PENTICTON — In this scorching summer weather, Payton Nackoney, 17, has traded in a t-shirt, shorts and sandles for a heavy firefighting uniform and boots. Penticton firefighters are providing Nackoney with some basic firefighter’s training before she heads to Vancouver for a special camp designed to mentor teenage girls who are interested in the fire service.
On Thursday and Friday, Nackoney got a chance to do ride-alongs, rescue simulations and vehicle extractions.
“It’s a lot of adrenaline. It makes you a bit nervous, but it’s exciting at the same time because you’re helping someone,” says Nackoney.
Penticton fire chief Wayne Williams says the industry has traditionally been, and still is, dominated by men. But he’s been hoping to change this.
“We purposefully say in our advertisements that we’re looking for men and women for the fire service, but unfortunately, we haven’t been able to attract women,” says Williams.
The Penticton fire department has one female firefighter. Jody Fotherby became the first and only full-time female firefighter 19 years ago — no other women have joined her since. This leaves her scratching her head.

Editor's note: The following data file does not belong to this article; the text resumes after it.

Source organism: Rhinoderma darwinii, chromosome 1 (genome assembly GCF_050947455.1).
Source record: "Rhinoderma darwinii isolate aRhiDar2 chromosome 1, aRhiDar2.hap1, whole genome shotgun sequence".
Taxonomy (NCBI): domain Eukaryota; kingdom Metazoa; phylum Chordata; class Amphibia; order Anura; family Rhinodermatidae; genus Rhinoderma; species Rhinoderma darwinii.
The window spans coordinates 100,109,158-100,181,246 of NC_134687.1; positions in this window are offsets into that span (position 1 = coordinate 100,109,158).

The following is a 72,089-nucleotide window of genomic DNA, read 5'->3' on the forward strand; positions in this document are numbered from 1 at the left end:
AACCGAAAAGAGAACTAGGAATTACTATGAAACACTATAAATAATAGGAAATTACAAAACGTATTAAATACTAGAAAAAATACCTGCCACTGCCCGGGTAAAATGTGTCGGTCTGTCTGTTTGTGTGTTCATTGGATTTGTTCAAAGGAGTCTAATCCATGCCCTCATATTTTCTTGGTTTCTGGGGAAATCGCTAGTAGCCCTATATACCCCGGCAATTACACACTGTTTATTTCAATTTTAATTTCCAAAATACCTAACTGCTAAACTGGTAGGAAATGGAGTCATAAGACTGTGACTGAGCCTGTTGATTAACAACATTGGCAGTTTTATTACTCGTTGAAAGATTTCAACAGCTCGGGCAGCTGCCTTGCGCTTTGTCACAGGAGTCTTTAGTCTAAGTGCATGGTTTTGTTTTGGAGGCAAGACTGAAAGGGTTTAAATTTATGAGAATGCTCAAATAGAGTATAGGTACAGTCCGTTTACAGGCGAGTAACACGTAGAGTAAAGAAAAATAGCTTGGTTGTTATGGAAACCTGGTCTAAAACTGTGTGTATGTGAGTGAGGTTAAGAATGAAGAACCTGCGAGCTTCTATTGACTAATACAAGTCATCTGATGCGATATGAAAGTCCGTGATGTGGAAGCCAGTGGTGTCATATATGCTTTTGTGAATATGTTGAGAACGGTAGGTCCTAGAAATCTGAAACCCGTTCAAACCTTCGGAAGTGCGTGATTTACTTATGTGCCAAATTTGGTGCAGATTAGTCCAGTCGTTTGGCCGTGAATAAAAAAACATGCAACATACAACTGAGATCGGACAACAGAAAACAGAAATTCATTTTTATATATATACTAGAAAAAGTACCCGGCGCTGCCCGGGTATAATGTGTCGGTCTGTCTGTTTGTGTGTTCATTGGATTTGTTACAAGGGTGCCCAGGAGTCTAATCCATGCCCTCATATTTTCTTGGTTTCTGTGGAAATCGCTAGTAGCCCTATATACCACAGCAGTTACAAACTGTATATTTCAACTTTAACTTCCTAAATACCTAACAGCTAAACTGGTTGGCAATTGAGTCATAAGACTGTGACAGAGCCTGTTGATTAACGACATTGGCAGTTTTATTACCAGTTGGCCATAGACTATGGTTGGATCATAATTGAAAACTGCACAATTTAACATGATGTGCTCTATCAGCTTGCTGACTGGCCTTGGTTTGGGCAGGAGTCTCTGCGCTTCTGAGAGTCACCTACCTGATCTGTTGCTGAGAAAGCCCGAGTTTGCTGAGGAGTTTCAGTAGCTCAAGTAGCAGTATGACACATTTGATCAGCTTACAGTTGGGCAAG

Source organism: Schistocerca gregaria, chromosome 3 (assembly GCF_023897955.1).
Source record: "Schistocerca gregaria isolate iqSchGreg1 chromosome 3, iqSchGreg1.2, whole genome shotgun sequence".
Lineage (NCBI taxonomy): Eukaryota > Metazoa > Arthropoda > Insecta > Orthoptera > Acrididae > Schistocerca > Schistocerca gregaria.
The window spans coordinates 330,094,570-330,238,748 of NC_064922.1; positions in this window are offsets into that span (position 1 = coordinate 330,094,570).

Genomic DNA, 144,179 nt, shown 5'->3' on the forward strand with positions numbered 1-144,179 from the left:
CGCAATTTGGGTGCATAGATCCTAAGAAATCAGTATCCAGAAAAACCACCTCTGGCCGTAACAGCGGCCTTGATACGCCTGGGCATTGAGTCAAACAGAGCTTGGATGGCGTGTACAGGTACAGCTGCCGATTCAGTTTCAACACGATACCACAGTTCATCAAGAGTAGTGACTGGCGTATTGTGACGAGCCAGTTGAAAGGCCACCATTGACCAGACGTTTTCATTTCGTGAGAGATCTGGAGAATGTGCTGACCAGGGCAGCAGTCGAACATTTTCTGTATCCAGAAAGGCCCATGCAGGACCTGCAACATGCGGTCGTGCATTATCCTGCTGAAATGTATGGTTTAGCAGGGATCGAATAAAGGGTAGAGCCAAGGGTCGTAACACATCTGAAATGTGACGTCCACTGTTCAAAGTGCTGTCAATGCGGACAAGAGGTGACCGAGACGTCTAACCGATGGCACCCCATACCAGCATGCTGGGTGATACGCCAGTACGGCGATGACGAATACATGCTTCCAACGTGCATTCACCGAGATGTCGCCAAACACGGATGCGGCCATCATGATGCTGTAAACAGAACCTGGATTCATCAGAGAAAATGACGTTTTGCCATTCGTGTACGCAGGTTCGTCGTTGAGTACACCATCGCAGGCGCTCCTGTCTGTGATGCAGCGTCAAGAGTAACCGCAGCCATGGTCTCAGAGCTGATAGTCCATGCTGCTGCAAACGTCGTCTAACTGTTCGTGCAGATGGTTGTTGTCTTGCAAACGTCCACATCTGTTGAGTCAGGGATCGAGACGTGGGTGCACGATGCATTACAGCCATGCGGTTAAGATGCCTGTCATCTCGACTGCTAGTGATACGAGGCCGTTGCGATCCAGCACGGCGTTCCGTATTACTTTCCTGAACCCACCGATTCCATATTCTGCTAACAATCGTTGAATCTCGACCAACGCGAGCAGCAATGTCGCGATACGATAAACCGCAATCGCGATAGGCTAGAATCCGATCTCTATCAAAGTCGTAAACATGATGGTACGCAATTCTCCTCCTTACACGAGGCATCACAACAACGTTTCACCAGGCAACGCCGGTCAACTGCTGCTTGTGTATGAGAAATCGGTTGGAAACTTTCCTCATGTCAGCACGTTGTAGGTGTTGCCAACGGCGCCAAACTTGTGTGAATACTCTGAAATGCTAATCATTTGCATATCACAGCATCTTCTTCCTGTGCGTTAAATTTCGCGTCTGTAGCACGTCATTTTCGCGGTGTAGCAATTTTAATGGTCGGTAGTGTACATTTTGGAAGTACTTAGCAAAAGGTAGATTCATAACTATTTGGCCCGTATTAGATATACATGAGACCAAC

“I’m not sure why women aren’t applying for the fire service, or minorities, in general,” Fotherby says.
However, Nackoney’s passion for firefighting burns brightly.
“It’s exciting for me to think that there is a young woman that’s really interested in getting into the fire service at one point in her life. I would like to challenge other girls to do the same because it is a rewarding career,” says Fotherby.
Nackoney wants to use this career choice to empower other young women.
“I think females can have the same fitness level. They can be fit and strong, and they can accomplish the same things as a male firefighter,” she says.
Nackoney will be one of 20 teenage girls participating in Camp Ignite.
Her camp tuition and travel expenses are being sponsored by the Penticton firefighters’ union, auxiliary firefighters and the City of Penticton.